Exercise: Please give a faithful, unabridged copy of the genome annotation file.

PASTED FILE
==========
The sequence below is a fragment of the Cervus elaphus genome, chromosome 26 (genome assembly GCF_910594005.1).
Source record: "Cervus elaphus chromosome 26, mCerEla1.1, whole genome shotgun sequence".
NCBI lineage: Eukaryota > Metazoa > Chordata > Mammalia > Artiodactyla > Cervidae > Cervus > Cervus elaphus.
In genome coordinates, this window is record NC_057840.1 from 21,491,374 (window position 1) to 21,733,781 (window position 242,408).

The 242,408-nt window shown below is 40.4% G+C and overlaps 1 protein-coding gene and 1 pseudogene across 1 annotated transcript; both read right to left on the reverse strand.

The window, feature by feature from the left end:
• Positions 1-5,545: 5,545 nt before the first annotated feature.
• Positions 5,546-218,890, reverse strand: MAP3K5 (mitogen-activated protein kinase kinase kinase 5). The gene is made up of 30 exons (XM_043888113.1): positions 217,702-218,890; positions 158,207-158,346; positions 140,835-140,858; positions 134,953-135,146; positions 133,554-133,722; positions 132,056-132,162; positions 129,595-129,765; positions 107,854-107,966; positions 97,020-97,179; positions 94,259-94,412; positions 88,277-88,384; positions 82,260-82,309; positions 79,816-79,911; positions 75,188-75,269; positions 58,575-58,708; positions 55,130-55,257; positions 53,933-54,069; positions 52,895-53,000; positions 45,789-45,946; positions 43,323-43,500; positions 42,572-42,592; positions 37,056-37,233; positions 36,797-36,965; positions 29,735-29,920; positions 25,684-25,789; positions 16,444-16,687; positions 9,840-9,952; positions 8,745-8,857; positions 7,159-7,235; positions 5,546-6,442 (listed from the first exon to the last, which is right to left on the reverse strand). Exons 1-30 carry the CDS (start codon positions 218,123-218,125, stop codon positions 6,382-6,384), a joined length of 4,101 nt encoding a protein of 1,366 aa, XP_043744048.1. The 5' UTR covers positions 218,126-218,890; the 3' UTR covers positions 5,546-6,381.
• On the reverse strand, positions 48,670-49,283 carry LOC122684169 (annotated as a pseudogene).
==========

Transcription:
The sequence below is a fragment of the Cervus elaphus genome, chromosome 26 (genome assembly GCF_910594005.1).
Source record: "Cervus elaphus chromosome 26, mCerEla1.1, whole genome shotgun sequence".
NCBI lineage: Eukaryota > Metazoa > Chordata > Mammalia > Artiodactyla > Cervidae > Cervus > Cervus elaphus.
In genome coordinates, this window is record NC_057840.1 from 21,491,374 (window position 1) to 21,733,781 (window position 242,408).

The 242,408-nt window shown below is 40.4% G+C and overlaps 1 protein-coding gene and 1 pseudogene across 1 annotated transcript; both read right to left on the reverse strand.

The window, feature by feature from the left end:
• Positions 1-5,545: 5,545 nt before the first annotated feature.
• Positions 5,546-218,890, reverse strand: MAP3K5 (mitogen-activated protein kinase kinase kinase 5). The gene is made up of 30 exons (XM_043888113.1): positions 217,702-218,890; positions 158,207-158,346; positions 140,835-140,858; positions 134,953-135,146; positions 133,554-133,722; positions 132,056-132,162; positions 129,595-129,765; positions 107,854-107,966; positions 97,020-97,179; positions 94,259-94,412; positions 88,277-88,384; positions 82,260-82,309; positions 79,816-79,911; positions 75,188-75,269; positions 58,575-58,708; positions 55,130-55,257; positions 53,933-54,069; positions 52,895-53,000; positions 45,789-45,946; positions 43,323-43,500; positions 42,572-42,592; positions 37,056-37,233; positions 36,797-36,965; positions 29,735-29,920; positions 25,684-25,789; positions 16,444-16,687; positions 9,840-9,952; positions 8,745-8,857; positions 7,159-7,235; positions 5,546-6,442 (listed from the first exon to the last, which is right to left on the reverse strand). Exons 1-30 carry the CDS (start codon positions 218,123-218,125, stop codon positions 6,382-6,384), a joined length of 4,101 nt encoding a protein of 1,366 aa, XP_043744048.1. The 5' UTR covers positions 218,126-218,890; the 3' UTR covers positions 5,546-6,381.
• On the reverse strand, positions 48,670-49,283 carry LOC122684169 (annotated as a pseudogene).